Cheyenne L. Black


Listen to the audio version.

"Physical pain does not simply resist
language but actively destroys it."

    —Elaine Scarry

In me, there is an upwind sandbar, a spit,
        jutting out from the island's land,
                 with lapping, waving,

pain dissolving my feet to silt.
         Worn down shores of the working me that once remembered
                 the right words, the me that I was before the pain

eroded the inside of my skin. Before I
        moved sandcastles from one beach to another
                 with counted spoons

* * *


Listen to the audio version.

Do you mind if we pray
For you? Lay on hands, too?
If you drink the milk of four young
Thai coconuts, you'll stand right up.

What happened? Can you still—
You know? Well, can you?
Seriously, it's not that bad
Right? I mean, there are ramps
Everywhere. Tell me
This won't happen to me,
That it was an accident and I am safe—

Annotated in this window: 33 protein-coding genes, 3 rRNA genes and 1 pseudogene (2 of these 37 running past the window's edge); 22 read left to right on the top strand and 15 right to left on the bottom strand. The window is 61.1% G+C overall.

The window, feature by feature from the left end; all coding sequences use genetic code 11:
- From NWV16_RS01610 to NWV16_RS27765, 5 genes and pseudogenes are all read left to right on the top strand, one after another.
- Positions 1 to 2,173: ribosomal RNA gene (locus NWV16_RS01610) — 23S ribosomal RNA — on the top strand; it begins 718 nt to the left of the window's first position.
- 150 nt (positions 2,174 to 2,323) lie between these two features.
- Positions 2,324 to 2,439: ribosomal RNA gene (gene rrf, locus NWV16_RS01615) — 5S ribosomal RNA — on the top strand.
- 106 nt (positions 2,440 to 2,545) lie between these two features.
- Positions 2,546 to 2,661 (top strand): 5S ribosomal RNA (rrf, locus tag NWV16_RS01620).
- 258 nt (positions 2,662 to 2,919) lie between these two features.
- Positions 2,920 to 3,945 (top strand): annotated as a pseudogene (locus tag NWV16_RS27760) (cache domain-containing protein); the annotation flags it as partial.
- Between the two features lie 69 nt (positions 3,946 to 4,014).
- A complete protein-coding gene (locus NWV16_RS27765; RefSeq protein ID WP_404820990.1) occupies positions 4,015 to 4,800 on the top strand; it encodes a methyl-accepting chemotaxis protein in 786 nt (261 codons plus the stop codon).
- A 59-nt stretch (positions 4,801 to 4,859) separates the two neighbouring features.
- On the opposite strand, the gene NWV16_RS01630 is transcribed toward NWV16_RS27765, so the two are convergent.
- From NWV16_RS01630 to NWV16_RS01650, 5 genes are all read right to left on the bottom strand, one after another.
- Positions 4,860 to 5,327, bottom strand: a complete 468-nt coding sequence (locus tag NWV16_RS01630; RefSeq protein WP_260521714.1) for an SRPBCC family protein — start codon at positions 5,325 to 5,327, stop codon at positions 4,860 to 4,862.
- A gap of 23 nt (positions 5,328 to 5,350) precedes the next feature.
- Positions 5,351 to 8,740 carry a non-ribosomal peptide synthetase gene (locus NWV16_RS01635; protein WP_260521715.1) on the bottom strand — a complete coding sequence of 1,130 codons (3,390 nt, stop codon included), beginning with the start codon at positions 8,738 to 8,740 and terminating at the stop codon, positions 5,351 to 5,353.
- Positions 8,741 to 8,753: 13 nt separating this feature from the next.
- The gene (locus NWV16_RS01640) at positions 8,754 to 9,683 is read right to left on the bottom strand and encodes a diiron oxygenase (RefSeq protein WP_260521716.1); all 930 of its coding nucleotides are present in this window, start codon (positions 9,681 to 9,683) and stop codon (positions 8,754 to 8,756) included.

Your wife    looks burdened    because that must be
The worst thing that ever might happen
                        to me. Or my       wife. Right?


Cheyenne L. Black serves as the editor-in-chief for Hayden's Ferry Review at Arizona State University where she is an MFA candidate and former Virginia G. Piper global fellow. Her work has appeared or is forthcoming in the anthologies We Will be Shelter and In Sight: An Ekphrastic Collaboration, as well as the journals 45th Parallel, Bacopa Review, and New Mobility, among others. She lives in the Pacific Northwest with her husband and children.